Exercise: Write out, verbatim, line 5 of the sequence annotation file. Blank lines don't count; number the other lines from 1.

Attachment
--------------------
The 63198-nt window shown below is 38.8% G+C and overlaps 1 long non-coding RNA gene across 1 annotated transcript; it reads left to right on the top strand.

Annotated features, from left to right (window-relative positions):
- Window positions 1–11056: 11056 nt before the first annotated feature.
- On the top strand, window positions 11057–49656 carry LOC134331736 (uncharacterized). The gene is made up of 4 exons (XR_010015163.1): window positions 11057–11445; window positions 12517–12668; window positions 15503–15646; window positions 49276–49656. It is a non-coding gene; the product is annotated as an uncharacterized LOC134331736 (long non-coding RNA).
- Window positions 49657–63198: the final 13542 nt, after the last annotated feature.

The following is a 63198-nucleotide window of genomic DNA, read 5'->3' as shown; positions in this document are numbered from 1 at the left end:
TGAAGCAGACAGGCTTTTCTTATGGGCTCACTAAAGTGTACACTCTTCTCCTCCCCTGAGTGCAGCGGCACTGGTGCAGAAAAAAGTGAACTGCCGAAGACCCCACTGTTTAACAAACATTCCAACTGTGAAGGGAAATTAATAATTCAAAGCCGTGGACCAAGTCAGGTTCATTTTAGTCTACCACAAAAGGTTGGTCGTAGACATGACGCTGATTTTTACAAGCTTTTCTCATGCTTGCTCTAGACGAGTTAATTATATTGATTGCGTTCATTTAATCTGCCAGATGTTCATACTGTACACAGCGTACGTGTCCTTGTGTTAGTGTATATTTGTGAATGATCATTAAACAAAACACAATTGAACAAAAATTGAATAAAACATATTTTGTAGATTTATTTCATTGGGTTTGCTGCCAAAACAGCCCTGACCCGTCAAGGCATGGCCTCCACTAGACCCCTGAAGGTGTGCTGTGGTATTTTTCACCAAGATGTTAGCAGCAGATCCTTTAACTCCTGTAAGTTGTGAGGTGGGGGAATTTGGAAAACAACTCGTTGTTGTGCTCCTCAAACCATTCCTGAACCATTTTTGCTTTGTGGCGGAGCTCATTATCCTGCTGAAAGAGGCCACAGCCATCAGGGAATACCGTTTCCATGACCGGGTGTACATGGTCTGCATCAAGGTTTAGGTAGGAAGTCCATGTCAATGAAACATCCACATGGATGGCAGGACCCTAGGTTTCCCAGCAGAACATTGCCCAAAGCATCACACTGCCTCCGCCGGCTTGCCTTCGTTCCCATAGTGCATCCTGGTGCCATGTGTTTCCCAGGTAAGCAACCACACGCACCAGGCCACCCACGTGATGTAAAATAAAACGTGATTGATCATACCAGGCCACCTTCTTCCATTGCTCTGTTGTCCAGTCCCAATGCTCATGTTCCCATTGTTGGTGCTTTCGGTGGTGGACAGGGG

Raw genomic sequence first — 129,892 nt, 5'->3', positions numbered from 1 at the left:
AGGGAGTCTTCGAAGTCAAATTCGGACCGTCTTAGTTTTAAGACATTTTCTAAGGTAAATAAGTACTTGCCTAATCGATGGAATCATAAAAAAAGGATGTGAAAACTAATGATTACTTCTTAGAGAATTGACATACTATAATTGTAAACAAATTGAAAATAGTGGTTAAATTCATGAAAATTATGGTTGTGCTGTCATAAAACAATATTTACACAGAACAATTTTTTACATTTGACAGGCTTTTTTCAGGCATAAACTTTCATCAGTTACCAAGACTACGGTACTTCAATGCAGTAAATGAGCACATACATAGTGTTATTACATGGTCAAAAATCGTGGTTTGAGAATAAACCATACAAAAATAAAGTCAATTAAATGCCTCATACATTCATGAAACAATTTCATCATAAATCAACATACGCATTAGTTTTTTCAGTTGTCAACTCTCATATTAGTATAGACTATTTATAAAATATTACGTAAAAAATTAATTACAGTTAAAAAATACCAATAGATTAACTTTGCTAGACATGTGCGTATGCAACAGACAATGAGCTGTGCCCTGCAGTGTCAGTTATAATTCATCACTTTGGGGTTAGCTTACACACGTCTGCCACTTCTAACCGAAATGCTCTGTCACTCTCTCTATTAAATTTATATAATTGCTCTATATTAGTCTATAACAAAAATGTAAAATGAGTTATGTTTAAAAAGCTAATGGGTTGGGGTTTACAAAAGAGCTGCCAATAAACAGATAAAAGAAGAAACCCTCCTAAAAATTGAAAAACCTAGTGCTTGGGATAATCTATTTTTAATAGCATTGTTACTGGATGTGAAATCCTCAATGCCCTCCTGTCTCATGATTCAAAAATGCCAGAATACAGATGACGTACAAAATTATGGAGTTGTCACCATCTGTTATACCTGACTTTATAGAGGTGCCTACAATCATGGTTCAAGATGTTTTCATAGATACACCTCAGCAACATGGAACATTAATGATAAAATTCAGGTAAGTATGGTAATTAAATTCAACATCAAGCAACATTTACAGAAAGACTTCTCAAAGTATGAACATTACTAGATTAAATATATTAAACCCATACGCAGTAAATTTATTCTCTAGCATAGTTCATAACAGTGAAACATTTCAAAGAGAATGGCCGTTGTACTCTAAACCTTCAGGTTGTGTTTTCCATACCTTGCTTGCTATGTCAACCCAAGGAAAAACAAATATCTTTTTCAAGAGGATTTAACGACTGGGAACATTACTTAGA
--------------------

- Window positions 49657–63198: the final 13542 nt, after the last annotated feature.